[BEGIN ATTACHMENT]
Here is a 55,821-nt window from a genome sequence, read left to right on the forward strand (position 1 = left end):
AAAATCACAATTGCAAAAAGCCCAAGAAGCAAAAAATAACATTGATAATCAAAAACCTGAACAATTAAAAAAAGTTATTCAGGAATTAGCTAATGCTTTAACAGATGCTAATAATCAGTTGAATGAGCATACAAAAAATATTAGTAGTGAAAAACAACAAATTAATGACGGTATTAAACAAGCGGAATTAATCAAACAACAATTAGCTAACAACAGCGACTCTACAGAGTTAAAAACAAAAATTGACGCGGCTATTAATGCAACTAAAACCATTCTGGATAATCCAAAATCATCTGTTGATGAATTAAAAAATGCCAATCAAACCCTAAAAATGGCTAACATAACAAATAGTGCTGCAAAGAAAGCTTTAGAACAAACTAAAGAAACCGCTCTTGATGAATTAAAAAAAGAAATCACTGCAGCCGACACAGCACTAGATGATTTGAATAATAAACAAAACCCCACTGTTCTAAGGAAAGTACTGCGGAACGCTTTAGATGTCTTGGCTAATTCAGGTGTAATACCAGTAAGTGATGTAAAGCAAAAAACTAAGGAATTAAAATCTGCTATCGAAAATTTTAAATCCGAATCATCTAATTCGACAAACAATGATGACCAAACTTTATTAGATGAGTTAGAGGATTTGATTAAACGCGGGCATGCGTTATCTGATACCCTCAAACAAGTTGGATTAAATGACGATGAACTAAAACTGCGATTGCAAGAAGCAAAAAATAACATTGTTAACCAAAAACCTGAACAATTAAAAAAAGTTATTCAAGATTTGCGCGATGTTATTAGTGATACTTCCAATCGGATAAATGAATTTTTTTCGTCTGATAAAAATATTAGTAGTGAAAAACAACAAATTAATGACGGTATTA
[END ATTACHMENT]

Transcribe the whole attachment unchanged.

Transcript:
Here is a 55,821-nt window from a genome sequence, read left to right on the forward strand (position 1 = left end):
AAAATCACAATTGCAAAAAGCCCAAGAAGCAAAAAATAACATTGATAATCAAAAACCTGAACAATTAAAAAAAGTTATTCAGGAATTAGCTAATGCTTTAACAGATGCTAATAATCAGTTGAATGAGCATACAAAAAATATTAGTAGTGAAAAACAACAAATTAATGACGGTATTAAACAAGCGGAATTAATCAAACAACAATTAGCTAACAACAGCGACTCTACAGAGTTAAAAACAAAAATTGACGCGGCTATTAATGCAACTAAAACCATTCTGGATAATCCAAAATCATCTGTTGATGAATTAAAAAATGCCAATCAAACCCTAAAAATGGCTAACATAACAAATAGTGCTGCAAAGAAAGCTTTAGAACAAACTAAAGAAACCGCTCTTGATGAATTAAAAAAAGAAATCACTGCAGCCGACACAGCACTAGATGATTTGAATAATAAACAAAACCCCACTGTTCTAAGGAAAGTACTGCGGAACGCTTTAGATGTCTTGGCTAATTCAGGTGTAATACCAGTAAGTGATGTAAAGCAAAAAACTAAGGAATTAAAATCTGCTATCGAAAATTTTAAATCCGAATCATCTAATTCGACAAACAATGATGACCAAACTTTATTAGATGAGTTAGAGGATTTGATTAAACGCGGGCATGCGTTATCTGATACCCTCAAACAAGTTGGATTAAATGACGATGAACTAAAACTGCGATTGCAAGAAGCAAAAAATAACATTGTTAACCAAAAACCTGAACAATTAAAAAAAGTTATTCAAGATTTGCGCGATGTTATTAGTGATACTTCCAATCGGATAAATGAATTTTTTTCGTCTGATAAAAATATTAGTAGTGAAAAACAACAAATTAATGACGGTATTA